John C. Frémont

John Charles Frémont (January 21, 1813-July 13, 1890) was a military officer, an explorer, and the first candidate of the United States Republican Party for the office of President of the United States.

Frémont was born in Savannah, Georgia. In 1841-1846, he led exploration parties on the Oregon Trail and into the Sierra Nevada. On January 16, 1847 he was appointed Governor of the new California Territory following the Treaty of Cahuenga which ended the Mexican-American War in California. He served briefly (from 1850 to 1851) as a Senator from California. In 1856 the new Republican Party nominated him as their first presidential candidate, but he lost (see U.S. presidential election, 1856) to James Buchanan.

Frémont served as a major general in the American Civil War and declared martial law in Missouri. This declaration led to a conflict with Abraham Lincoln and led to Frémont's removal from command in the West on November 2, 1861. He was re-appointed to a different post (in West Virginia), but lost several battles and resigned his post.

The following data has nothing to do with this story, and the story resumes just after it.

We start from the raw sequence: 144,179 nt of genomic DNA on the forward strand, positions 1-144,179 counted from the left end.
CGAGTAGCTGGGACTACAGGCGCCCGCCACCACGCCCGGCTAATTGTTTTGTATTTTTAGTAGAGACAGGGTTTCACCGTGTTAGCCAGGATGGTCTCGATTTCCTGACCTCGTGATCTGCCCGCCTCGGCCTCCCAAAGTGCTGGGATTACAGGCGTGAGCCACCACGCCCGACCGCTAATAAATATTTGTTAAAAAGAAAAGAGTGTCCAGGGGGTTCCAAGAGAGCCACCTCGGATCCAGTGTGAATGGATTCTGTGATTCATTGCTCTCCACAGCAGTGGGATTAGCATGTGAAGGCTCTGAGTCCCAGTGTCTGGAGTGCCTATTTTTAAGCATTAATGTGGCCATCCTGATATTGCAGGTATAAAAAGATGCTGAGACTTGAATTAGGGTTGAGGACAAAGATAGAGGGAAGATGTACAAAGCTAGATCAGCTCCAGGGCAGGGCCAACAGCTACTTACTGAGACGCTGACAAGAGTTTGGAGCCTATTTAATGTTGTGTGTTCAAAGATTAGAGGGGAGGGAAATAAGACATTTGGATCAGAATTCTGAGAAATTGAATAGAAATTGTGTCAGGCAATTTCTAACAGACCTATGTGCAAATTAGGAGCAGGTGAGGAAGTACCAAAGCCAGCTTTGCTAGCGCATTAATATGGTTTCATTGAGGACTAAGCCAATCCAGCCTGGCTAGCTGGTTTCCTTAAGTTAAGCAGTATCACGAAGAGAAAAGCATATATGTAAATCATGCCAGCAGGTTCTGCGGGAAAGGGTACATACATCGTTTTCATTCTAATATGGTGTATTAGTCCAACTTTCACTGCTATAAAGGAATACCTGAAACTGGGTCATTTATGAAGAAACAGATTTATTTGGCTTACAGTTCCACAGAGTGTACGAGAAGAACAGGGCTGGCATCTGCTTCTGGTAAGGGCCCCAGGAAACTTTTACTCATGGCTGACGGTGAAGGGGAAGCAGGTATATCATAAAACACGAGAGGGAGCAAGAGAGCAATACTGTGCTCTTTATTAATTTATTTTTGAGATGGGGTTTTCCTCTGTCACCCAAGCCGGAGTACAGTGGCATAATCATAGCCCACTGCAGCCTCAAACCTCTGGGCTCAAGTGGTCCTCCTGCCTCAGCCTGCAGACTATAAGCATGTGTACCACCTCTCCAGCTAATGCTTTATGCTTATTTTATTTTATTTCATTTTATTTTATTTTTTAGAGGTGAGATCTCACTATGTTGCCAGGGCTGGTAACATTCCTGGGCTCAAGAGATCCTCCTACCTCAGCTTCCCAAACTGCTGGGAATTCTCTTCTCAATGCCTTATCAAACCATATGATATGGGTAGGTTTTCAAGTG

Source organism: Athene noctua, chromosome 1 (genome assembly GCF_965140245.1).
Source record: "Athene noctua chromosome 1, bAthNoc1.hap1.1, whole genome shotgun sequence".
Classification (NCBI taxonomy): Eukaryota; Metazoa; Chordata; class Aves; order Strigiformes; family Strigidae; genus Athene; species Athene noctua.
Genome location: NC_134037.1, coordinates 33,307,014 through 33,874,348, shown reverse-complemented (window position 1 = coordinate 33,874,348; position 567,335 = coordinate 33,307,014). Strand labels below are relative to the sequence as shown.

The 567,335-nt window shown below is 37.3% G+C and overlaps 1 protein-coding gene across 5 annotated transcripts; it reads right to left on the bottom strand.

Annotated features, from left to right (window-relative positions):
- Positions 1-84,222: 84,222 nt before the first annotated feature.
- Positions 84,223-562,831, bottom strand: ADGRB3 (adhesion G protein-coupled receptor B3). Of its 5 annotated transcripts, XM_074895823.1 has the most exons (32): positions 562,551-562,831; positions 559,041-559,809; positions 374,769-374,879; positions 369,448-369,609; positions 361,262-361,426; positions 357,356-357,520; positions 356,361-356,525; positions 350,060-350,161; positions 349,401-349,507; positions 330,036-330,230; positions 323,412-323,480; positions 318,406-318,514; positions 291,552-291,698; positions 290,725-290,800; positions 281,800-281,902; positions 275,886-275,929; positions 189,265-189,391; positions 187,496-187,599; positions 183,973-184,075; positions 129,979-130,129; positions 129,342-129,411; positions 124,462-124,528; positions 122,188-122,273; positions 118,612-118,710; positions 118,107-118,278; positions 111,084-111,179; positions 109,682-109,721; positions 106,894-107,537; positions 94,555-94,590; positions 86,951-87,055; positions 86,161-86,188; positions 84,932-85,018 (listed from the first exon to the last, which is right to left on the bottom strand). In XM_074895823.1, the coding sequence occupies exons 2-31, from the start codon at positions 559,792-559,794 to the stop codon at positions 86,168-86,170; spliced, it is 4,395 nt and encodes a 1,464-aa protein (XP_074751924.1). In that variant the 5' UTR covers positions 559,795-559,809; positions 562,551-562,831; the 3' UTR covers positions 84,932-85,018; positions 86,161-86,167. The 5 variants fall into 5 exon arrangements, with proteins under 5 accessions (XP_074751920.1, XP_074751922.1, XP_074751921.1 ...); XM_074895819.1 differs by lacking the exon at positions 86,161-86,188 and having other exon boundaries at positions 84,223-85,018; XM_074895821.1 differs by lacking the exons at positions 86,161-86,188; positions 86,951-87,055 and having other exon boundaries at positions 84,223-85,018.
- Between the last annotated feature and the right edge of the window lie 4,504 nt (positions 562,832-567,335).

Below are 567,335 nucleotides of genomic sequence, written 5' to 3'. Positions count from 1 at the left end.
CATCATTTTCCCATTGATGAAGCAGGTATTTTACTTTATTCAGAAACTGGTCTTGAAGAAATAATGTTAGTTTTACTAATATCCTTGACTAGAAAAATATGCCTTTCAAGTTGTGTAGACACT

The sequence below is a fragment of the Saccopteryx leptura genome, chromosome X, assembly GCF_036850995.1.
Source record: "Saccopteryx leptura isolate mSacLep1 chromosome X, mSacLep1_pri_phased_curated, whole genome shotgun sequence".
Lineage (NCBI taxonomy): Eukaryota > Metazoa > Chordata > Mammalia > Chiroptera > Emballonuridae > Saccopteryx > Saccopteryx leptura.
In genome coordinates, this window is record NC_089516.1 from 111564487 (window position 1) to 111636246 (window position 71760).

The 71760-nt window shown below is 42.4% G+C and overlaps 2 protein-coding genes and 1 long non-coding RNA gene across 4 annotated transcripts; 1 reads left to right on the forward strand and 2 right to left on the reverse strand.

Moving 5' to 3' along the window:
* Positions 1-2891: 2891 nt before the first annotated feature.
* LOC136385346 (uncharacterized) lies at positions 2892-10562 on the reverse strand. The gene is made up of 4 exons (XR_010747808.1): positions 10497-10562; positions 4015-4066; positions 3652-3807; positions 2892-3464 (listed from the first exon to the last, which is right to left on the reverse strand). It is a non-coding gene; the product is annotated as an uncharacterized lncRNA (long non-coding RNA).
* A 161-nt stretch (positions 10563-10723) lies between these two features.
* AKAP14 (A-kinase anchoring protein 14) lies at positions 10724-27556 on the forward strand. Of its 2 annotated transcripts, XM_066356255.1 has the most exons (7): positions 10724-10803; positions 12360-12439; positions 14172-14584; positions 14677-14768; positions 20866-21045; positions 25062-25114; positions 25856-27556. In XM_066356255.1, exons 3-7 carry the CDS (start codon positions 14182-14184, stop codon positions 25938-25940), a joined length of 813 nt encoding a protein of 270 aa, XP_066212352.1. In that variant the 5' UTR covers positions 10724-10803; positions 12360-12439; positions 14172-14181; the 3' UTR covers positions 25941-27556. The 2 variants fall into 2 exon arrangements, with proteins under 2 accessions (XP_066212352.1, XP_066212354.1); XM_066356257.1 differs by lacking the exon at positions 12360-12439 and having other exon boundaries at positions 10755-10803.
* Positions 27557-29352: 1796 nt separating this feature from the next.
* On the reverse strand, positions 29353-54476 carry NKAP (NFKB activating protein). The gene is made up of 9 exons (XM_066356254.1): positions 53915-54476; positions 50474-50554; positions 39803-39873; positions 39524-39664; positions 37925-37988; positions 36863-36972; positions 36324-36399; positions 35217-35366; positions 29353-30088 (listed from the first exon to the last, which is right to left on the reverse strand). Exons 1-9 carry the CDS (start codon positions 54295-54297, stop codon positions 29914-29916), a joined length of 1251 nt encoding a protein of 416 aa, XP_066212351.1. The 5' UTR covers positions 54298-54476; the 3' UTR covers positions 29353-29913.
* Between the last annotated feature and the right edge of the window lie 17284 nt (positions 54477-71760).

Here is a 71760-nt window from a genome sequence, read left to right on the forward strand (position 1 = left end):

Frémont was appointed Governor of the Arizona Territory from 1878 to 1881. He died of peritonitis in a hotel in New York, New York.

Four states named counties in his honor: Colorado, Idaho, Iowa and Wyoming. Also, several cities are named after him, such as Fremont, California.


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